T. Bordet, B. Buisson, M. Michaud, J.-L. Abitbol, F. Marchand et al.
Trophos, Luminy Biotech Entreprise,Marseille, France ; Neurorestoration Group Wolfson CARD, King's College London, London, United Kingdom ; and Neurofit, Parc d'Innovation, Illkirch, France.
The Journal of Pharmacology
Diabetes and cancer chemotherapies are often associated with painful neuropathy. The mechanisms underlying neuropathic pain remain poorly understood, and the current therapies have limited efficacy and are associated with dose-limiting side effects. We recently described the pharmacological characterization of cholest-4-en-3-one, oxime (TRO19622), a cholesterol-like compound, that significantly reduced axonal degeneration and accelerated recovery of motor nerve conduction in a model of peripheral neuropathy induced by crushing the sciatic nerve. These results triggered investigation of efficacy in other preclinical models of peripheral neuropathy. Here, we report evidence that daily oral administration of TRO19622, while similarly improving motor nerve conduction impaired in streptozotocin-induced diabetic rats, also reversed neuropathic pain behavior as early as the first administration. Further exploration of these acute antinociceptive effects demonstrated that TRO19622 was also able to reverse tactile allodynia in vincristine-treated rats, a model of chemotherapy-induced neuropathic pain. It is interesting to note that TRO19622 did not have analgesic activity in animal models of pain produced by formalin injection, noxious thermal or mechanical stimulation, or chronic constriction injury of the sciatic nerve, indicating that painful diabetic or chemotherapy-induced neuropathies share a common mechanism that is distinct from acute, inflammationdriven, or lesion-induced neuropathic pain. These results support the potential use of TRO19622 to treat painful diabetic and chemotherapy-induced neuropathies.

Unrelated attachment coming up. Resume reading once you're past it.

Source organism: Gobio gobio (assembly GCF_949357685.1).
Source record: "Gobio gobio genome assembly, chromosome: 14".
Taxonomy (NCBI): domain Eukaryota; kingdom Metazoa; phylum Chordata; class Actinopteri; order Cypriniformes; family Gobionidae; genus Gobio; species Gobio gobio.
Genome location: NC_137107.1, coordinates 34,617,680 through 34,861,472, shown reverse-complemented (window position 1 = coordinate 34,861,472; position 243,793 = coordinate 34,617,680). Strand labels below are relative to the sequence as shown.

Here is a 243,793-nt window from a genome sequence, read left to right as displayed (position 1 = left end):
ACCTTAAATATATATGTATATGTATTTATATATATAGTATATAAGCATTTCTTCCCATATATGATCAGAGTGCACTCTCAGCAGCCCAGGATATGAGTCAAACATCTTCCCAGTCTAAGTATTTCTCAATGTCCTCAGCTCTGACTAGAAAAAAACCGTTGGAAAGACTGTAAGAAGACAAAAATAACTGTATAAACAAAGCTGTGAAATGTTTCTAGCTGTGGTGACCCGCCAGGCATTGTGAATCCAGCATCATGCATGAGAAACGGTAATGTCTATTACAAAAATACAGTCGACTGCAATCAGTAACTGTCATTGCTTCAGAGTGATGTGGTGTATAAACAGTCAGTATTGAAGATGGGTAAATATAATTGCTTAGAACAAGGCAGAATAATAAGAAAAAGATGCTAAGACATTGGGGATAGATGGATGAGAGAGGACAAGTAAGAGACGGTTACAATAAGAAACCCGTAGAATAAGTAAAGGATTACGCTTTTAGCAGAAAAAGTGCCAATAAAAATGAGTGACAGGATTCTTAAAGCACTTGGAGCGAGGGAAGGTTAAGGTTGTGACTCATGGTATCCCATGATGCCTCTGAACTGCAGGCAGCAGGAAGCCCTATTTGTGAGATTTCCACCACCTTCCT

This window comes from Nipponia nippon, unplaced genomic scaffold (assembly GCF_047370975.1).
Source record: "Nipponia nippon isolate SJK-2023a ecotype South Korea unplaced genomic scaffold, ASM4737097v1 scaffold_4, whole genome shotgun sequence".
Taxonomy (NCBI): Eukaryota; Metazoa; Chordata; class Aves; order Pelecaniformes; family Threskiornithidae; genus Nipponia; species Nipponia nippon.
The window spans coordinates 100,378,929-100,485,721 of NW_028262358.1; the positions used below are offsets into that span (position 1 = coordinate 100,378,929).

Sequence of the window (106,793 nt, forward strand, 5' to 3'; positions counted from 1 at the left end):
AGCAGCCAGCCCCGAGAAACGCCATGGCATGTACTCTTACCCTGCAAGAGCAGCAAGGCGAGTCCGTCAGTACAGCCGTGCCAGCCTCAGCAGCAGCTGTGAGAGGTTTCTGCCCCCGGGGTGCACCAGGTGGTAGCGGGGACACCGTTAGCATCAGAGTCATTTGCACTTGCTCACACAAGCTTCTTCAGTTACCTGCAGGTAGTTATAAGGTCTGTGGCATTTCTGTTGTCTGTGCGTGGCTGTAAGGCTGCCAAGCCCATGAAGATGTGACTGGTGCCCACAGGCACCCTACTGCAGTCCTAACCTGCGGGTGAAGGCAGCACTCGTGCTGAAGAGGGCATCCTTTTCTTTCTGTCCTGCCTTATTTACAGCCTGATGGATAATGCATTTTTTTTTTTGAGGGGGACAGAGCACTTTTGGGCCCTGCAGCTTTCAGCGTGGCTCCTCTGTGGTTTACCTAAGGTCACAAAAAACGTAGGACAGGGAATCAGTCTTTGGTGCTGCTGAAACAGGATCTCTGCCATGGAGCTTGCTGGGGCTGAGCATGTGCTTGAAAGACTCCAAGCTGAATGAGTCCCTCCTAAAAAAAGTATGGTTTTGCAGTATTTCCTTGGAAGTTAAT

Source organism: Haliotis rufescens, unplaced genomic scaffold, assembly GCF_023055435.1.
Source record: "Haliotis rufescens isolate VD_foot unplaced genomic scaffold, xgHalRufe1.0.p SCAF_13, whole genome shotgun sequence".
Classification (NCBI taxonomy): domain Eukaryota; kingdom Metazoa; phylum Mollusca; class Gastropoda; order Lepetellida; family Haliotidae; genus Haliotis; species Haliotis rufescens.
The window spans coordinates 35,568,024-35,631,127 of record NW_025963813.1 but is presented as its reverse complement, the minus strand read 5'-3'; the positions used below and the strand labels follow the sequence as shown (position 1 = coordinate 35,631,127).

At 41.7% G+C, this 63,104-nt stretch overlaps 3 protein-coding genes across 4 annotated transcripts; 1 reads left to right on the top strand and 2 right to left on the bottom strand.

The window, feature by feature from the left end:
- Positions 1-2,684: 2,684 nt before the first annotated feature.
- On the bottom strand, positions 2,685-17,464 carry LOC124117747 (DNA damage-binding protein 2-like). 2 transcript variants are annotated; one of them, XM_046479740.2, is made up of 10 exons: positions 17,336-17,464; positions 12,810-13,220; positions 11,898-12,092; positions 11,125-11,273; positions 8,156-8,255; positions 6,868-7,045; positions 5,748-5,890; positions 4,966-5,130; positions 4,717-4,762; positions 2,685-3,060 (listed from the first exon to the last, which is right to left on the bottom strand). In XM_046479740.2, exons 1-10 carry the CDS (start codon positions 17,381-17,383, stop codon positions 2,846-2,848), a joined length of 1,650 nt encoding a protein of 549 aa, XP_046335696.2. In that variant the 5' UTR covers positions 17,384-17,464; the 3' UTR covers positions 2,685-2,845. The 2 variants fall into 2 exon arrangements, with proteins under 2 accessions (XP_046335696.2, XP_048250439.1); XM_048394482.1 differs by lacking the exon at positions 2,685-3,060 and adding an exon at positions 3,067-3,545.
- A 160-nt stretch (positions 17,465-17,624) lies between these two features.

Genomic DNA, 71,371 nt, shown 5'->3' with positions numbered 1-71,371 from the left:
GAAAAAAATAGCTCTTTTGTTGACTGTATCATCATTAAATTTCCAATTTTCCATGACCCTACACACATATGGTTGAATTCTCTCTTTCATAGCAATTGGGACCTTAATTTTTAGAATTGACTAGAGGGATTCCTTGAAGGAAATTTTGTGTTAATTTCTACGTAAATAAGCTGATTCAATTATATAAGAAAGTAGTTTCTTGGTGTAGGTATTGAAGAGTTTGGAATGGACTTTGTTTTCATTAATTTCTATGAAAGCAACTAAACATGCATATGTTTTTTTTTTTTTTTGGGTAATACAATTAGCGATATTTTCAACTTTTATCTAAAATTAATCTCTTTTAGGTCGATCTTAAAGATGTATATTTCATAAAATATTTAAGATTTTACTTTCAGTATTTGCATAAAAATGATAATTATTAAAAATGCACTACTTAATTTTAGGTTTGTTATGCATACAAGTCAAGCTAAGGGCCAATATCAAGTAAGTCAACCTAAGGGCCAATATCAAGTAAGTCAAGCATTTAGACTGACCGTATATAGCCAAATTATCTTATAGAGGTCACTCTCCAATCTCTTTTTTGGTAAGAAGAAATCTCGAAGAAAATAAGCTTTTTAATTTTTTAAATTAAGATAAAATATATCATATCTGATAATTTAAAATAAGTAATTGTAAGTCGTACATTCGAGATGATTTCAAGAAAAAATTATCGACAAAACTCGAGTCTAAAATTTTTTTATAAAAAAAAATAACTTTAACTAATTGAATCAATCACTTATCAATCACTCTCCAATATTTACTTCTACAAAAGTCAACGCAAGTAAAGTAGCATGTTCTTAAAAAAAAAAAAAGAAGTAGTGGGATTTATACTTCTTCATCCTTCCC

BIOSEB Instruments Used:
Rodent pincher - analgesia meter (BIO-RP-M)